Because I don’t have a developed ritual with what I’m going to wear, it doesn’t contribute to my physical or mental well-being, right? So I should just wear what I feel like wearing, and move on.
This week, I read about an app called “Headspace” on Reddit. It’s an app that trains you to meditate. I use the word “trains” very intentionally, because it is certainly a trainable skill. I’ve only completed three days of the first 10-day course, but from what I understand, the goal of meditation is to be at ease with one’s thoughts. This is distinctly different from “pushing thoughts” away – you want to acknowledge your thoughts and let them pass. It also focuses on body awareness, which is cool (I hear “Inner Game of Tennis” talks about this as well, and it’s on my list of books to read).
At first, I thought going through the “Headspace” app would give me tools to utilize when I get stressed or anxious at a tournament. To an extent, this is true. But the real value of learning meditation is in how you treat your thoughts and brain on a day-to-day basis. The mind is constantly changing, and if you can change your mind’s neutral state and how it responds to unwelcome thoughts, you improve every aspect of your life. And that certainly includes competitive environments.
Nobody is expected to instantly calm themselves in the face of adversity or frustration; we’re all human, after all. But I can already feel how, over time, it will become easier to be at ease with and let thoughts pass. And even if you are faced with a high-stress situation, the app offers “crisis” management tools, though I haven’t really explored those yet. I think I have to finish the first 10 days of training, first.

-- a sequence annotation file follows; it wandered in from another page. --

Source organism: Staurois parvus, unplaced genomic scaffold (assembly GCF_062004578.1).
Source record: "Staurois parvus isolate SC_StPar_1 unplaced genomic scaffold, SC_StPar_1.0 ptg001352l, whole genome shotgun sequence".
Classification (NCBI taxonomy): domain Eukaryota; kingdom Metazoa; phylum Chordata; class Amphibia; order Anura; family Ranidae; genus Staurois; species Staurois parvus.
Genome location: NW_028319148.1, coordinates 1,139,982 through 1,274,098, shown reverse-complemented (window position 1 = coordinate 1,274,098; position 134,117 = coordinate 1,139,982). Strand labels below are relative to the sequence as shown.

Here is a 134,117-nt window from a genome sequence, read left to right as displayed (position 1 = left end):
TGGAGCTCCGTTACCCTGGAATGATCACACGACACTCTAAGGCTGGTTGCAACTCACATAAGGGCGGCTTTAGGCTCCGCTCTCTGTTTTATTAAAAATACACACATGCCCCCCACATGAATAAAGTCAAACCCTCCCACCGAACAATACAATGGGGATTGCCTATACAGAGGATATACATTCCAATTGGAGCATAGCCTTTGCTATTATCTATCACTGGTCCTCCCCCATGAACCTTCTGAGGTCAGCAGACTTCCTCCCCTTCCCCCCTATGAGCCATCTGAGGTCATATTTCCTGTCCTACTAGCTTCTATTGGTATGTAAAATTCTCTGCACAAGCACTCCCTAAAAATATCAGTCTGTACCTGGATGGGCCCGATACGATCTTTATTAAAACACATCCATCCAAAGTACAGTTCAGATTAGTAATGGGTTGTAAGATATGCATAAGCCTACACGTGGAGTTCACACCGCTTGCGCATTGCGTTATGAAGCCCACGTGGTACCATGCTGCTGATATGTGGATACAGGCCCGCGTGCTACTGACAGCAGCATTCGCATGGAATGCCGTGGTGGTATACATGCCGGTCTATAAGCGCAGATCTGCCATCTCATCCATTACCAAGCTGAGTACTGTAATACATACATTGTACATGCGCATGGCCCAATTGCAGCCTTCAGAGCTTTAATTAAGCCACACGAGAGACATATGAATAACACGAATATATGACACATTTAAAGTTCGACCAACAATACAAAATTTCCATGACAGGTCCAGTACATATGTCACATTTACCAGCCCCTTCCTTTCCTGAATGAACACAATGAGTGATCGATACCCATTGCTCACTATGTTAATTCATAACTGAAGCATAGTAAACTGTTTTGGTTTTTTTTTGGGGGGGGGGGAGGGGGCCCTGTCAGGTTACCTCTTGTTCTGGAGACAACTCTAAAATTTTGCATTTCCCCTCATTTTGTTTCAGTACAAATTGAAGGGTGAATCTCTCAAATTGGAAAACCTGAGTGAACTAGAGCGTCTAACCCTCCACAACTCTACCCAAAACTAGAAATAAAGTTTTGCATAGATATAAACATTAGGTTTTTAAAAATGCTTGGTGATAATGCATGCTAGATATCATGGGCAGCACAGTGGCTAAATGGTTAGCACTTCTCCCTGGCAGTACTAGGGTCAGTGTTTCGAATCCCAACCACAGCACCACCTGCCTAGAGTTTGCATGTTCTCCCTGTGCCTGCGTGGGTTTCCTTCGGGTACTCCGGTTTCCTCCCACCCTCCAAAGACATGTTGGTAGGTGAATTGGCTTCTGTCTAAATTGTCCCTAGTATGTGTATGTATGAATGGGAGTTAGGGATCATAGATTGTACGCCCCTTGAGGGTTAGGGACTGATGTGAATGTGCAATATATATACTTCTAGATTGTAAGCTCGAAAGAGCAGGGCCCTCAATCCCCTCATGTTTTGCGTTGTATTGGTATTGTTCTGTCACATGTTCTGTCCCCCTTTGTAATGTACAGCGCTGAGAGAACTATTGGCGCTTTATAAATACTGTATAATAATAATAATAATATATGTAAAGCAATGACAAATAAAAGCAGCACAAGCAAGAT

Second full disclosure: everything written past the first full disclosure has been in the hotel lobby grill at Eden, the day after I began writing this post. So I have some personal experience I can share with regard to “pre-tournament actions” since I started writing this post.
My pool is at 6pm, so I slept in. I took my time, lay in bed and did a bunch of chess puzzles (because they’re super addicting: see LiChess). Then I got up, did some cardio to get the blood pumping and to wake up, took a shower, etc. I was faced with some petty, inhibitory thoughts, such as: “what controller should I use today? Should I wear my watch or nah?” And so forth. But when I try and look at my thoughts, and visualize them, it is easier to let them go, and I feel the burden lifted from my shoulders. It’s really cool. And I’m only going to get better at it. These elevators are facing out and I think I just saw S2J on his way down. Ha.
I hope this post has been helpful for anyone who has struggled in the same ways I have. It was certainly helpful for me to get all these thoughts down on paper, so to speak. I think that I’m an extremely mentally tough player, when I’m in the zone. It’s all about consistency, consistency, consistency. When faced with issues like these, one of the most important things to remember is that there is no “state of perfection.” It doesn’t exist, it isn’t attainable. You have to remember that change is the only constant we have. Your mind is changing, your environment is changing, your body is changing. You have to accept change and strengthen your mind.
I’m getting pretty preachy and overly philosophical, now, but at least I know my Religious Studies major was helpful in getting better at smash! That’s all for now. Thanks for reading, as always.